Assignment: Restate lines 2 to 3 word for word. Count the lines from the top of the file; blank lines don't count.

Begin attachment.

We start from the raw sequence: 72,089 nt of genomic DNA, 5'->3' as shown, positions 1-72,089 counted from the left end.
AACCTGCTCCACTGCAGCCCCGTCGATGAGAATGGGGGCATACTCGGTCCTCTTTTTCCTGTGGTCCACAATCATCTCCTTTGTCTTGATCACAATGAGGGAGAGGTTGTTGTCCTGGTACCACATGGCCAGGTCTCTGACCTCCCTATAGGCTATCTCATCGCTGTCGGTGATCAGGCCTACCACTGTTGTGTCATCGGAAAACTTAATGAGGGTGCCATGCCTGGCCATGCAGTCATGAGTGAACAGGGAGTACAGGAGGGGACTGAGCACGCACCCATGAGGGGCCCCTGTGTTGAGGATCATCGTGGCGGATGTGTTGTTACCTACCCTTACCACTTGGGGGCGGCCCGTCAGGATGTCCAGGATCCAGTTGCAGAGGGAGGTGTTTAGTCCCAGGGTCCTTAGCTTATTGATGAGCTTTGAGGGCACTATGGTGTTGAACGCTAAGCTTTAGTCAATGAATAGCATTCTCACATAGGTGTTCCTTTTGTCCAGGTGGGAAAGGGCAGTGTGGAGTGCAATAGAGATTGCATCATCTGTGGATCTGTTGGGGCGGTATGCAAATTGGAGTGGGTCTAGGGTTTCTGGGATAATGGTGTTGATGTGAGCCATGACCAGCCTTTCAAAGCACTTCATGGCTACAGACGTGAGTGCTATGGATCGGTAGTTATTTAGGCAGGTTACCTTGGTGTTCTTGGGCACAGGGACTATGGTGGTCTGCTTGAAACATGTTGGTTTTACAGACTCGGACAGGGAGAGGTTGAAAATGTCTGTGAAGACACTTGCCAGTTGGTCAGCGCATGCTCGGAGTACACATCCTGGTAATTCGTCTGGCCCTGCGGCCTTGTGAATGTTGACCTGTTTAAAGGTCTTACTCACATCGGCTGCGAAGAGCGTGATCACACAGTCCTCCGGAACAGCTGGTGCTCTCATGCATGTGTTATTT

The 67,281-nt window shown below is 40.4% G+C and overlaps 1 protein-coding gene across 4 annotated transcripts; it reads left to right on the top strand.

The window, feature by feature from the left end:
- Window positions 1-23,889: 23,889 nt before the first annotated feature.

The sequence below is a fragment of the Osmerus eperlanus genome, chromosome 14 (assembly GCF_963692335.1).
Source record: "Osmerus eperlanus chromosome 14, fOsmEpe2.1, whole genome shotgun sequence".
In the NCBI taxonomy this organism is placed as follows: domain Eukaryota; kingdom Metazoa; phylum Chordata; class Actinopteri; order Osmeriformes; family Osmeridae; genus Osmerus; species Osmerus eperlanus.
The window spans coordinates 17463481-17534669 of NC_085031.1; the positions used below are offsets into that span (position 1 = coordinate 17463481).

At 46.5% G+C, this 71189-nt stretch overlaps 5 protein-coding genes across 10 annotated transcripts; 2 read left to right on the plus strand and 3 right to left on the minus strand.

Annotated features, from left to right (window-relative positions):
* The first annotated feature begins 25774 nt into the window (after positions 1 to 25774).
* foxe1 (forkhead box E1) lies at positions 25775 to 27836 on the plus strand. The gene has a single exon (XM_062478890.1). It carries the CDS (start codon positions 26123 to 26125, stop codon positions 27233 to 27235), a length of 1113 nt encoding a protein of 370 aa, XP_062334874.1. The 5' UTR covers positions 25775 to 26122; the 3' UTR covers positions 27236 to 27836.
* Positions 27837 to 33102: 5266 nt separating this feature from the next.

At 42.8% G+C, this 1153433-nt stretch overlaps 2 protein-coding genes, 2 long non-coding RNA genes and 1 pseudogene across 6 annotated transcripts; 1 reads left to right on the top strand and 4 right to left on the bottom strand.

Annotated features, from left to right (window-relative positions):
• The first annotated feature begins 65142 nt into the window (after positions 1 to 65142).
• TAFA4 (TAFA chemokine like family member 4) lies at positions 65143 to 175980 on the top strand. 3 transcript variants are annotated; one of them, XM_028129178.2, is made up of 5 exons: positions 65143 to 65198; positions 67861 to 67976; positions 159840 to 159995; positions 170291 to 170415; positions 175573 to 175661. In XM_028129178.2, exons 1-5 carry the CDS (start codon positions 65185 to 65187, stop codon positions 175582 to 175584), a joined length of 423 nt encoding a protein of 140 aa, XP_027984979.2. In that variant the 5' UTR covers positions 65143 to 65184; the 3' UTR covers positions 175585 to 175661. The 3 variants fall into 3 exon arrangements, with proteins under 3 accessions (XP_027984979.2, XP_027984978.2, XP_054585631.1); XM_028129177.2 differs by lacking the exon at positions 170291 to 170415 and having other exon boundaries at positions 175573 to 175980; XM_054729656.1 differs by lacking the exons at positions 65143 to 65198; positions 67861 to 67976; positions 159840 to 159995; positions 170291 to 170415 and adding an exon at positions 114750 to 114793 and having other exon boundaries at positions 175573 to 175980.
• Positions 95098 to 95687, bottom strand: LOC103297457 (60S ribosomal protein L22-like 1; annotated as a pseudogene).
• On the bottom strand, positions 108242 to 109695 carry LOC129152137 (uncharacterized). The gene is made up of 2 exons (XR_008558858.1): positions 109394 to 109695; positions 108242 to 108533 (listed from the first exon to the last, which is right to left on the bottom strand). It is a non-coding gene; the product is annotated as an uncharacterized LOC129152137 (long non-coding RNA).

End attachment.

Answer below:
AACCTGCTCCACTGCAGCCCCGTCGATGAGAATGGGGGCATACTCGGTCCTCTTTTTCCTGTGGTCCACAATCATCTCCTTTGTCTTGATCACAATGAGGGAGAGGTTGTTGTCCTGGTACCACATGGCCAGGTCTCTGACCTCCCTATAGGCTATCTCATCGCTGTCGGTGATCAGGCCTACCACTGTTGTGTCATCGGAAAACTTAATGAGGGTGCCATGCCTGGCCATGCAGTCATGAGTGAACAGGGAGTACAGGAGGGGACTGAGCACGCACCCATGAGGGGCCCCTGTGTTGAGGATCATCGTGGCGGATGTGTTGTTACCTACCCTTACCACTTGGGGGCGGCCCGTCAGGATGTCCAGGATCCAGTTGCAGAGGGAGGTGTTTAGTCCCAGGGTCCTTAGCTTATTGATGAGCTTTGAGGGCACTATGGTGTTGAACGCTAAGCTTTAGTCAATGAATAGCATTCTCACATAGGTGTTCCTTTTGTCCAGGTGGGAAAGGGCAGTGTGGAGTGCAATAGAGATTGCATCATCTGTGGATCTGTTGGGGCGGTATGCAAATTGGAGTGGGTCTAGGGTTTCTGGGATAATGGTGTTGATGTGAGCCATGACCAGCCTTTCAAAGCACTTCATGGCTACAGACGTGAGTGCTATGGATCGGTAGTTATTTAGGCAGGTTACCTTGGTGTTCTTGGGCACAGGGACTATGGTGGTCTGCTTGAAACATGTTGGTTTTACAGACTCGGACAGGGAGAGGTTGAAAATGTCTGTGAAGACACTTGCCAGTTGGTCAGCGCATGCTCGGAGTACACATCCTGGTAATTCGTCTGGCCCTGCGGCCTTGTGAATGTTGACCTGTTTAAAGGTCTTACTCACATCGGCTGCGAAGAGCGTGATCACACAGTCCTCCGGAACAGCTGGTGCTCTCATGCATGTGTTATTT

The 67,281-nt window shown below is 40.4% G+C and overlaps 1 protein-coding gene across 4 annotated transcripts; it reads left to right on the top strand.